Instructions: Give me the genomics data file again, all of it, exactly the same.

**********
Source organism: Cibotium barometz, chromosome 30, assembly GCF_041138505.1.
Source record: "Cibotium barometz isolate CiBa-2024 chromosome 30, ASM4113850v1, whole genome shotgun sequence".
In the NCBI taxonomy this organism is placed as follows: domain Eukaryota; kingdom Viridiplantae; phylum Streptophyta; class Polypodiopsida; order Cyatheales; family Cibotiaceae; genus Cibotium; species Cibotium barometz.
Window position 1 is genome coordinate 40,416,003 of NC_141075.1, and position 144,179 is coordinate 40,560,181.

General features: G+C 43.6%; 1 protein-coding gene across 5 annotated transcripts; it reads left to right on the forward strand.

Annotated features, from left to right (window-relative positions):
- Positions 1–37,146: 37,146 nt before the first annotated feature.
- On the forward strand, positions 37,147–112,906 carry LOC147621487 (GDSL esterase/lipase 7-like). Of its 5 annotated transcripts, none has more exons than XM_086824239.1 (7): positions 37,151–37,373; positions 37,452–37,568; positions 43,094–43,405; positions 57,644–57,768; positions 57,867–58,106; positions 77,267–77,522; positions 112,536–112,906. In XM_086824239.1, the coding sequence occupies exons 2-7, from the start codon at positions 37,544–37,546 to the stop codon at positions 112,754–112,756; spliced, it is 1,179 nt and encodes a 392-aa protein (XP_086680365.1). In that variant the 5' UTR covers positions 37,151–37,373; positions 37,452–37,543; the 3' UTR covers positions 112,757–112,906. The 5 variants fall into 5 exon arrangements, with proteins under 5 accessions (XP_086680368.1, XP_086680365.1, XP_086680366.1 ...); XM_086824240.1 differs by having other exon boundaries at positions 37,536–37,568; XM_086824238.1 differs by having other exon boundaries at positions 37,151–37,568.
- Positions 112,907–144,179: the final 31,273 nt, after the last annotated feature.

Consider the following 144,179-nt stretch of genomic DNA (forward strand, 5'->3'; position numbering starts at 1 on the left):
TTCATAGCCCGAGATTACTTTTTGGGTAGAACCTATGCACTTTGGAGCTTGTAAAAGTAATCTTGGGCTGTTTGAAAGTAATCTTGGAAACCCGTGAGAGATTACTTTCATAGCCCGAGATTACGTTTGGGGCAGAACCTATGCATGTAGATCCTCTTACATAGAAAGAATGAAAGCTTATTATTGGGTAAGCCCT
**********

Source organism: Cibotium barometz, chromosome 30, assembly GCF_041138505.1.
Source record: "Cibotium barometz isolate CiBa-2024 chromosome 30, ASM4113850v1, whole genome shotgun sequence".
In the NCBI taxonomy this organism is placed as follows: domain Eukaryota; kingdom Viridiplantae; phylum Streptophyta; class Polypodiopsida; order Cyatheales; family Cibotiaceae; genus Cibotium; species Cibotium barometz.
Window position 1 is genome coordinate 40,416,003 of NC_141075.1, and position 144,179 is coordinate 40,560,181.

General features: G+C 43.6%; 1 protein-coding gene across 5 annotated transcripts; it reads left to right on the forward strand.

Annotated features, from left to right (window-relative positions):
- Positions 1–37,146: 37,146 nt before the first annotated feature.
- On the forward strand, positions 37,147–112,906 carry LOC147621487 (GDSL esterase/lipase 7-like). Of its 5 annotated transcripts, none has more exons than XM_086824239.1 (7): positions 37,151–37,373; positions 37,452–37,568; positions 43,094–43,405; positions 57,644–57,768; positions 57,867–58,106; positions 77,267–77,522; positions 112,536–112,906. In XM_086824239.1, the coding sequence occupies exons 2-7, from the start codon at positions 37,544–37,546 to the stop codon at positions 112,754–112,756; spliced, it is 1,179 nt and encodes a 392-aa protein (XP_086680365.1). In that variant the 5' UTR covers positions 37,151–37,373; positions 37,452–37,543; the 3' UTR covers positions 112,757–112,906. The 5 variants fall into 5 exon arrangements, with proteins under 5 accessions (XP_086680368.1, XP_086680365.1, XP_086680366.1 ...); XM_086824240.1 differs by having other exon boundaries at positions 37,536–37,568; XM_086824238.1 differs by having other exon boundaries at positions 37,151–37,568.
- Positions 112,907–144,179: the final 31,273 nt, after the last annotated feature.

Consider the following 144,179-nt stretch of genomic DNA (forward strand, 5'->3'; position numbering starts at 1 on the left):
TTCATAGCCCGAGATTACTTTTTGGGTAGAACCTATGCACTTTGGAGCTTGTAAAAGTAATCTTGGGCTGTTTGAAAGTAATCTTGGAAACCCGTGAGAGATTACTTTCATAGCCCGAGATTACGTTTGGGGCAGAACCTATGCATGTAGATCCTCTTACATAGAAAGAATGAAAGCTTATTATTGGGTAAGCCCT